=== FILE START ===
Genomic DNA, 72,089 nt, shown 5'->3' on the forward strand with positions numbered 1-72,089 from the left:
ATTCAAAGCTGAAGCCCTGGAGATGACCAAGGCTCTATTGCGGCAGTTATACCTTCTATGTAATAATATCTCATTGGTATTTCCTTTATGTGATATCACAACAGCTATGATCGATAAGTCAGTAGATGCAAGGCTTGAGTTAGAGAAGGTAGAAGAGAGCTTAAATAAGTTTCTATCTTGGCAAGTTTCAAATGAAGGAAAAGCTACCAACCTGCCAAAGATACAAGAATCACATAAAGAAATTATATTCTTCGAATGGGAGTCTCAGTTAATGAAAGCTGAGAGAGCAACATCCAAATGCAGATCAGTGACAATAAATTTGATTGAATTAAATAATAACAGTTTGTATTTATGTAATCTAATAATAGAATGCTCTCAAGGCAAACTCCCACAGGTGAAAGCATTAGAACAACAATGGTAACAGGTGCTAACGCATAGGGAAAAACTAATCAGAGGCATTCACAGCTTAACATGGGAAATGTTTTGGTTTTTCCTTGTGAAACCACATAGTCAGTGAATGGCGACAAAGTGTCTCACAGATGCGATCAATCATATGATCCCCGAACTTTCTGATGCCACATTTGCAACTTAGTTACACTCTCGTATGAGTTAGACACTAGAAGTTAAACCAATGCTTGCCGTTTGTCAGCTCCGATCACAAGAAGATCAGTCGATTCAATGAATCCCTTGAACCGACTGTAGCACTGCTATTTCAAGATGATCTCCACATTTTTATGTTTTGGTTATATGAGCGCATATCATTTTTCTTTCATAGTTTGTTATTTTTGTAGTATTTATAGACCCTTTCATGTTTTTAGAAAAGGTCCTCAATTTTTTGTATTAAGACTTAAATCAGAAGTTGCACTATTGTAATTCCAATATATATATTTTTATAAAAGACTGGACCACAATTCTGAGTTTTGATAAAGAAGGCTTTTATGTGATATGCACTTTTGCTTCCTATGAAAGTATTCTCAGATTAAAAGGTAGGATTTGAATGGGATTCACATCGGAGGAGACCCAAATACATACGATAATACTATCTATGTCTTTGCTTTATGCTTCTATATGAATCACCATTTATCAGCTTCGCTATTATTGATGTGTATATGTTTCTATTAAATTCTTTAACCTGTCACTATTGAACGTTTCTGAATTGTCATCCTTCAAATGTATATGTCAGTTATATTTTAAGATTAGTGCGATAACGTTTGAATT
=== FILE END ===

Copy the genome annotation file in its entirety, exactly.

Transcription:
Genomic DNA, 72,089 nt, shown 5'->3' on the forward strand with positions numbered 1-72,089 from the left:
ATTCAAAGCTGAAGCCCTGGAGATGACCAAGGCTCTATTGCGGCAGTTATACCTTCTATGTAATAATATCTCATTGGTATTTCCTTTATGTGATATCACAACAGCTATGATCGATAAGTCAGTAGATGCAAGGCTTGAGTTAGAGAAGGTAGAAGAGAGCTTAAATAAGTTTCTATCTTGGCAAGTTTCAAATGAAGGAAAAGCTACCAACCTGCCAAAGATACAAGAATCACATAAAGAAATTATATTCTTCGAATGGGAGTCTCAGTTAATGAAAGCTGAGAGAGCAACATCCAAATGCAGATCAGTGACAATAAATTTGATTGAATTAAATAATAACAGTTTGTATTTATGTAATCTAATAATAGAATGCTCTCAAGGCAAACTCCCACAGGTGAAAGCATTAGAACAACAATGGTAACAGGTGCTAACGCATAGGGAAAAACTAATCAGAGGCATTCACAGCTTAACATGGGAAATGTTTTGGTTTTTCCTTGTGAAACCACATAGTCAGTGAATGGCGACAAAGTGTCTCACAGATGCGATCAATCATATGATCCCCGAACTTTCTGATGCCACATTTGCAACTTAGTTACACTCTCGTATGAGTTAGACACTAGAAGTTAAACCAATGCTTGCCGTTTGTCAGCTCCGATCACAAGAAGATCAGTCGATTCAATGAATCCCTTGAACCGACTGTAGCACTGCTATTTCAAGATGATCTCCACATTTTTATGTTTTGGTTATATGAGCGCATATCATTTTTCTTTCATAGTTTGTTATTTTTGTAGTATTTATAGACCCTTTCATGTTTTTAGAAAAGGTCCTCAATTTTTTGTATTAAGACTTAAATCAGAAGTTGCACTATTGTAATTCCAATATATATATTTTTATAAAAGACTGGACCACAATTCTGAGTTTTGATAAAGAAGGCTTTTATGTGATATGCACTTTTGCTTCCTATGAAAGTATTCTCAGATTAAAAGGTAGGATTTGAATGGGATTCACATCGGAGGAGACCCAAATACATACGATAATACTATCTATGTCTTTGCTTTATGCTTCTATATGAATCACCATTTATCAGCTTCGCTATTATTGATGTGTATATGTTTCTATTAAATTCTTTAACCTGTCACTATTGAACGTTTCTGAATTGTCATCCTTCAAATGTATATGTCAGTTATATTTTAAGATTAGTGCGATAACGTTTGAATT